Kenya Kwanza, Azimio camps poised for clash over vetting of Cabinet nominees

Prime Cabinet Secretary nominee Musalia Mudavadi, DP Rigathi Gachagua and President William Ruto. [PSCU]

President William Ruto’s opening of the 13th Parliament on Thursday has set the stage for the grilling of his Cabinet nominees

The showdown will see careers made and a few others shattered in the event some prospective nominees’ suitability for office is found wanting.

Once it is formed, the House Committee on Appointments chaired by House Speaker Moses Wetang’ula, which comprises MPs from both Kenya Kwanza and Azimio coalitions, including leaders of majority and minority and the chief whips, will undertake the exercise.

Already, legislators allied to Azimio have promised a gruelling vetting exercise of the CS nominees with a view to rejecting those with integrity issues. 

In a statement on Wednesday, the MPs termed the proposed Cabinet as “essentially a line-up of who is who in the dark world of theft of public resources.”

President Ruto will, however, be relying on his foot soldiers from Kenya Kwanza to ensure his nominees sail through.  


But if past vetting exercises are anything to go by, then a circus is likely to be witnessed.

Those nominated by the President include Prof Kithure Kindiki (Interior and National Administration), Prof Njuguna Ndung’u (Treasury), Aisha Jumwa (Public Service, Gender and Affirmative Action) and Aden Duale (Defence).

Others are Alice Wahome (Water, Sanitation and Irrigation), Alfred Mutua (Foreign and Diaspora Affairs), Moses Kuria (Trade, Investment and Industry), Rebecca Miano (East African Community and Arid and Semi-Arid Lands Development) and Kipchumba Murkomen (Roads, Transport and Public Works).

There is also Soipan Tuya (Environment and Forestry), Mithika Linturi, (Agriculture and Livestock Development), Ezekiel Machogu (Education), Salim Mvurya (Mining, Blue Economy), Davies Chirchir (Energy and Petroleum), Simon Chelugui, (Cooperatives and SMEs), Ababu Namwamba (Youth Affairs, Sports and Arts), Zachariah Mwangi Njeru (Lands, Housing and Urban Development), Peninah Malonza (Tourism, Wildlife and Heritage) and Susan Wafula (Health).

Florence Bore (Labour and Social Protection) and Eliud Owalo (Information, Communication and Digital Economy) were also nominated.

“If this is the team that we must live with, then Kenyans must be prepared for tough economic and political times. The downward slide of the economy will continue,” said Ugunja MP Opiyo Wandayi, who has been as the Majority Leader by Azimio, which holds it is had more MPs.

During a press briefing Saturday, Wiper party leader Kalonzo Musyoka also tore into the proposed Ruto Cabinet, noting that some nominees have active criminal cases and that he would whip his party members not to approve them.

Personal integrity 

 “…this was not procedurally done, on the basis of competencies and personal integrity and we shall direct our MPs to withhold approval of those who do not meet the Chapter Six threshold in our Constitution,” said Kalonzo.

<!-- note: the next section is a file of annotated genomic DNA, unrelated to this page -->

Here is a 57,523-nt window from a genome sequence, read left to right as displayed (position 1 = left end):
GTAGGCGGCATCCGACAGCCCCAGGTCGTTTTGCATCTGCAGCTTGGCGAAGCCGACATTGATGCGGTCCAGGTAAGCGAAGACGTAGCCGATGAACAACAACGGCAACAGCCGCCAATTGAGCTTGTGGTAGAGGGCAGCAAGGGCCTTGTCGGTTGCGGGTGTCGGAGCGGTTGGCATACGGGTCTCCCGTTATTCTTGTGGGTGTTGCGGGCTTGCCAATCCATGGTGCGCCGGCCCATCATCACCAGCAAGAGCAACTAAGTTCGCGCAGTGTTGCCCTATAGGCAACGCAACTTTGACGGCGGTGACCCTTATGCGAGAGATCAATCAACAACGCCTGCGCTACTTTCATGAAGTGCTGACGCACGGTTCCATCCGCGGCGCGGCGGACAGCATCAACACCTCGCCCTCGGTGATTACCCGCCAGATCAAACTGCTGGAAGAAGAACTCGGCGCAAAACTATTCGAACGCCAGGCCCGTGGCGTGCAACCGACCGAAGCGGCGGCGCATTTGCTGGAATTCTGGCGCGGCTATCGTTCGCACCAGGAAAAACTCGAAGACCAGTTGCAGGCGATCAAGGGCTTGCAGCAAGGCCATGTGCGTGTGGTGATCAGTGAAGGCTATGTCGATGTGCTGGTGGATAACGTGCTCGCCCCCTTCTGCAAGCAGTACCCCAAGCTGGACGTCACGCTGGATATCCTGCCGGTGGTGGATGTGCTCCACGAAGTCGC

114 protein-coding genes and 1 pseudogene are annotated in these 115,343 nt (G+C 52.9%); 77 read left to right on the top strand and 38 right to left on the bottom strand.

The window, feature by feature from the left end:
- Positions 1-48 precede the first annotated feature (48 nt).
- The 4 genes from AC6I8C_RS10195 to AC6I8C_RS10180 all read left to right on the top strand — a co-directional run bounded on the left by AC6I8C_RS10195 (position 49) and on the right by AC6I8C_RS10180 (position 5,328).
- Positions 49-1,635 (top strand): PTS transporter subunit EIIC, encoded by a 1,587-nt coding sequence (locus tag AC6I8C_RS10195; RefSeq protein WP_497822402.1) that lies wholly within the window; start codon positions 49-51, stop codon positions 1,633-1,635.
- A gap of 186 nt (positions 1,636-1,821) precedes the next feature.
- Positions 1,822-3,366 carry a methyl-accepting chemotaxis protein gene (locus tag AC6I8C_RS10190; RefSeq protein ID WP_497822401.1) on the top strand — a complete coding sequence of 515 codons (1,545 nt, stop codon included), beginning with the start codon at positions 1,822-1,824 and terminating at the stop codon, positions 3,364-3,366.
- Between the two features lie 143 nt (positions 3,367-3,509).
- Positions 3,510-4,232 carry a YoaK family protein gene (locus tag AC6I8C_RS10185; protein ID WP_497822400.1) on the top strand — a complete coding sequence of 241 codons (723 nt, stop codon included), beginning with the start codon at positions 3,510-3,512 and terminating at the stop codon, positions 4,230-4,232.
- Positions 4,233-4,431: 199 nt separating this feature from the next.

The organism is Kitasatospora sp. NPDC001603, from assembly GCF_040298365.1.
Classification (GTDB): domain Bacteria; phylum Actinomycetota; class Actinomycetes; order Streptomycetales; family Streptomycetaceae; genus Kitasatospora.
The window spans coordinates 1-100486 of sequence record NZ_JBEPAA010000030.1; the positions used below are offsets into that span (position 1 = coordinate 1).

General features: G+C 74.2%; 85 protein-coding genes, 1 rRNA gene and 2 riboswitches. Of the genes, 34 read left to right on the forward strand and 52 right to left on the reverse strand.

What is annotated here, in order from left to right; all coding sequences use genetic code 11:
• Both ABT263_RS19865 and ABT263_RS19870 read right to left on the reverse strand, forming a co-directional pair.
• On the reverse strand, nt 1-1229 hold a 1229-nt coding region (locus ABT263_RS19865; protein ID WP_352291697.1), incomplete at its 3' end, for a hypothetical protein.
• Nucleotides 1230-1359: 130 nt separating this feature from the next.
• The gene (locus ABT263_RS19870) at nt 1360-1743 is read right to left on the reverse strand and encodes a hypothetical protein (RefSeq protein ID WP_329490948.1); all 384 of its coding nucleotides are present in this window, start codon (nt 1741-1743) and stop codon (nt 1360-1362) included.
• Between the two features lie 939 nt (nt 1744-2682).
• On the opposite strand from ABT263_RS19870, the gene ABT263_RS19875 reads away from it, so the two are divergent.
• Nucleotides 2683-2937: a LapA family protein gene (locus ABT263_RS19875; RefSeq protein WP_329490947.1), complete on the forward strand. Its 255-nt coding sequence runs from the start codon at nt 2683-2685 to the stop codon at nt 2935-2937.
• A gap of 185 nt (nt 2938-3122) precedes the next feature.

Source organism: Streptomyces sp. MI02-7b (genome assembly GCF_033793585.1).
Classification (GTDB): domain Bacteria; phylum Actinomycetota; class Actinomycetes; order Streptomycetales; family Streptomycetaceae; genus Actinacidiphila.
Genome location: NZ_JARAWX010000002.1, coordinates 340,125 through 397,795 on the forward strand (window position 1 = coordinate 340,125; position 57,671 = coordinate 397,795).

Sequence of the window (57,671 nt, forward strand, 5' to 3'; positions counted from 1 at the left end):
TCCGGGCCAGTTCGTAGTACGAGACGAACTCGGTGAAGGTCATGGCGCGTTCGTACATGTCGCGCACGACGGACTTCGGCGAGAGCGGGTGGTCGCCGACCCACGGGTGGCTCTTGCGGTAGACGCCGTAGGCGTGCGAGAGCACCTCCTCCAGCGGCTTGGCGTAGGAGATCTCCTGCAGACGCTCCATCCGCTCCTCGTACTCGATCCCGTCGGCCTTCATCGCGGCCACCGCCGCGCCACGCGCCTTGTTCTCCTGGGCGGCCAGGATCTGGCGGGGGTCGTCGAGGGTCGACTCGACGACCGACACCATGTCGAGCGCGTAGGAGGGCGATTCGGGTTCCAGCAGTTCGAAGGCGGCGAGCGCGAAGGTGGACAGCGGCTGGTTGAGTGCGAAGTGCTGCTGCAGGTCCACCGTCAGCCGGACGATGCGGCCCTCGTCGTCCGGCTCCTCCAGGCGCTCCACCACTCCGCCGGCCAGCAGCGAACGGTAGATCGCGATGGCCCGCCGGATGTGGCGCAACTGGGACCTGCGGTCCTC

President William Ruto inspects a guard of honour during the opening of the 13th Parliament in Nairobi on September 29, 2022. [Elvis Ogina, Standard]

When Parliament starts the vetting, Kenya Kwanza Alliance MPs have vowed to use their numbers in the House to ensure a smooth-sailing process for all nominees, including those with active court cases.

Since his swearing-in as the Head of State, Ruto has lured parliamentary minority parties - MPs from United Democratic Movement (UDM), Movement for Democracy and Growth (MDG) and independents to join his Kenya Alliance and is banking on their support to ensure his nominees get the parliamentary nod. 

“We are going to approve the nominees in their entirety. We have the numbers…by the time the President was making the nomination announcement I am sure he was satisfied with their integrity status,” said Sabatia MP Clement Sloya.

South Mugirango MP Sylvanus Osoro said: “The President tried to balance every region and his appointments reflect the face of Kenya just as the Constitution envisages.”

According to the Public Appointments (Parliamentary Approval) Act, the President is required to formally notify the National Assembly Clerk in writing of his nominees to pave way for the vetting, which will take 28 days from the date of notification.

Approval hearings 

The Select Committee on Appointments is then required to undertake approval hearings on the nominees and produce a report to the House recommending the approval or rejection of the nominees.

“At the conclusion of an approval hearing, the committee shall prepare its report on the suitability of the candidate to be appointed to the office to which the candidate has been nominated, and shall include in the report, such recommendations as the committee may consider necessary,” the Act further reads.

Should the committee recommend the approval of the nominees and the House plenary gives it the nod, the clerk will notify the appointing authority of the decision of the House within seven days and the President will consequently gazette their appointment.

According to the Act, if after the expiry of the period for consideration Parliament has neither approved nor rejected a nomination of a candidate, the candidate shall be deemed to have been approved.

Where the nomination of a candidate is rejected by the National Assembly, the appointing authority may submit to the relevant House the name of another candidate, and the procedure for approval shall apply accordingly.

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